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Histri in the Iron Age, c. 5th century BC.

The Histri or Istri[1] (Ancient Greek: Ἴστροι)[2] were an ancient people inhabiting the Istrian Peninsula, to which they gave the name. Their territory stretched to the neighbouring Gulf of Trieste and bordered the Iapodes in the hinterland of Tarsatica.[3] The Histri formed a kingdom.[3][4]


Histrian vase from Nesactium

The tribe is classified in some sources as a "Venetic" tribe, with some ties with Illyrians[5] or purely Illyrian tribe.[1][6][7][2] It was also described as Thracians by others.[8][2] Since they inhabited the Istrian peninsula, these people had more intensive trade and cultural contacts with the Mediterranean world, particularly central and southern Italy.[3]

The Romans described the Histri as a fierce tribe of pirates, protected by the difficult navigation of their rocky coasts. An account stated that this tribe was first in the northern Adriatic area to be threatened by the Roman imperialism and to start a war.[9] It took two military campaigns for the Romans to finally subdue them in 177 BCE.[9] The region was then called, together with the Venetian part, the X. Roman region of "Venetia et Histria", the ancient definition of the northeastern border of Italy. Dante Alighieri refers to it as well; the eastern border of Italy per ancient definition is the river Arsia.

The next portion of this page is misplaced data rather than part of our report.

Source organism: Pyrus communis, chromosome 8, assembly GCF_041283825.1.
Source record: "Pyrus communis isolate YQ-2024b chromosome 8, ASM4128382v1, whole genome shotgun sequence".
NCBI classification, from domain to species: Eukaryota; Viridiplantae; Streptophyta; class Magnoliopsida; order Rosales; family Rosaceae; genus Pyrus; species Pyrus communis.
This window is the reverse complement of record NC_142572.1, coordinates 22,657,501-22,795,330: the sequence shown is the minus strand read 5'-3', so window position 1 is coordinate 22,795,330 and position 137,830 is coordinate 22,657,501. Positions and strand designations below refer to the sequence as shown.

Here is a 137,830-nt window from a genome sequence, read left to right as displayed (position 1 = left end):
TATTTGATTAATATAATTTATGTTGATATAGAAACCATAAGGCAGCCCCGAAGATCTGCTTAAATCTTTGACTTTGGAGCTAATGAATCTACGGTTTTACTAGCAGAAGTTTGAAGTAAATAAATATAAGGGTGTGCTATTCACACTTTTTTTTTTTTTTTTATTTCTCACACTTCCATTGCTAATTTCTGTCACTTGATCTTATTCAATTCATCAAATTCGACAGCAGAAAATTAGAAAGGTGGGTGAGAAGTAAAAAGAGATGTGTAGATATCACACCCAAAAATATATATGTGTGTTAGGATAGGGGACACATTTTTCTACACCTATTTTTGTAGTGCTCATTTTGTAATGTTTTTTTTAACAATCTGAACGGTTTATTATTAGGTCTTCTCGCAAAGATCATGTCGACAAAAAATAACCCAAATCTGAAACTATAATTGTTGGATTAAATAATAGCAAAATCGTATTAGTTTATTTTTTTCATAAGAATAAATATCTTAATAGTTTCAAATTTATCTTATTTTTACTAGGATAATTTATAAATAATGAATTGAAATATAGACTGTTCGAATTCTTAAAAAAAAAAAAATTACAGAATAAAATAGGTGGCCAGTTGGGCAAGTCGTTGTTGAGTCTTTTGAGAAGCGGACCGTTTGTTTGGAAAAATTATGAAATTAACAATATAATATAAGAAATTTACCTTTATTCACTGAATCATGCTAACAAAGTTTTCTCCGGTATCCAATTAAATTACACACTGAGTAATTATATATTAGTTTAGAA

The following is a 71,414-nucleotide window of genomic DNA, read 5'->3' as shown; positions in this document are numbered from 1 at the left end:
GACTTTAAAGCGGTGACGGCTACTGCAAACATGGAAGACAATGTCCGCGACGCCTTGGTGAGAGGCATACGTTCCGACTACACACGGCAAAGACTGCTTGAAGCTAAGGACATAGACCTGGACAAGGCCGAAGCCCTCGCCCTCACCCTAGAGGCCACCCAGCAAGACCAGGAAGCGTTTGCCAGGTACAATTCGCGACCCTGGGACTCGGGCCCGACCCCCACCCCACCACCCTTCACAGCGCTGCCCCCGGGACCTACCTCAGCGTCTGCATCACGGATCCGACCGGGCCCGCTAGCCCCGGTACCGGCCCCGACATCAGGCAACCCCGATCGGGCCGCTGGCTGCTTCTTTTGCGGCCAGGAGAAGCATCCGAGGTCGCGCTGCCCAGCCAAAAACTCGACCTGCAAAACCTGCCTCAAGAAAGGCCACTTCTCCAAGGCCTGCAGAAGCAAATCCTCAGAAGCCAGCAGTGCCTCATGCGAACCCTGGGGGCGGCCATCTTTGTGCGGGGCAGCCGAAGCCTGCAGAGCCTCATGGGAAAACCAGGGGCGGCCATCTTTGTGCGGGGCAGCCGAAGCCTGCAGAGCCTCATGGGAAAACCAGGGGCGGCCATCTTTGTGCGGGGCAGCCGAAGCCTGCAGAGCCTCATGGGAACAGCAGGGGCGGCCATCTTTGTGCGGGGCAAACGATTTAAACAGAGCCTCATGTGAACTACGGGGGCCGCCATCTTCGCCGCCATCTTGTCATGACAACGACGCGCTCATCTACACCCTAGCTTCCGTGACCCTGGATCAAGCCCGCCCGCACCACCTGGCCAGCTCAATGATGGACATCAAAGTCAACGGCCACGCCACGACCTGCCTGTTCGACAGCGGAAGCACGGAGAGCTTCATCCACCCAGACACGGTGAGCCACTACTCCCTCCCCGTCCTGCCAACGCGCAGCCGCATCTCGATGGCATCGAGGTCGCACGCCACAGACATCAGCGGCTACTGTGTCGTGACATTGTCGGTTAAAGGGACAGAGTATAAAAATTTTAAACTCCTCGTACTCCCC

See also





  1. ^ a b Harry Thurston Peck, Harpers Dictionary of Classical Antiquities (1898), Istria
  2. ^ a b c Dictionary of Greek and Roman Geography (1854), Istria
  3. ^ a b c Dzino 2010, p. 42
  4. ^ Mesihović 2014, p. 219.
  5. ^ Wilkes 1992, p. 183: "... We may begin with the Venetic peoples, Veneti, Carni, Histri and Liburni, whose language set them apart from the rest of the Illyrians...."
  6. ^ The Princeton Encyclopedia of Classical Sites, Nesactium
  7. ^ Charlton T. Lewis, Charles Short, A Latin Dictionary, Histri
  8. ^ Katičić 1976, p. 130
  9. ^ a b Luthar 2008, p. 40


  • Dzino, Danijel (2010). Illyricum in Roman Politics, 229 BC–AD 68. Cambridge University Press. ISBN 978-0-521-19419-8.
  • Ferguson, Ronnie (2007). A Linguistic History of Venice. Firenze: Leo S. Olschki. ISBN 978-88-222-5645-4.
  • Katičić, Radoslav (1976). Ancient Languages of the Balkans. The Hague: Mouton & Co. N.V., Publishers. ISBN 9783111568874.
  • Luthar, Oto (2008). The Land Between: A History of Slovenia. Frankfurt am Main: Peter Lang. ISBN 9783631570111.
  • Matijašić, Ivan (2011). ""Shrieking like Illyrians": Historical geography and the Greek perspective of the Illyrian world in the 5th century BC". Arheološki Vestnik. 62. Research Centre of the Slovenian Academy of Sciences and Arts: 289–316.
  • Mesihović, Salmedin (2014). ΙΛΛΥΡΙΚΗ (Ilirike) (in Bosnian). Sarajevo: Filozofski fakultet u Sarajevu. ISBN 978-9958-0311-0-6.
  • Mesihović, Salmedin; Šačić, Amra (2015). Historija Ilira [History of Illyrians] (in Bosnian). Sarajevo: Univerzitet u Sarajevu [University of Sarajevo]. ISBN 978-9958-600-65-4.
  • Wilkes, John J. (1992). The Illyrians. Oxford, United Kingdom: Blackwell Publishing. ISBN 0-631-19807-5.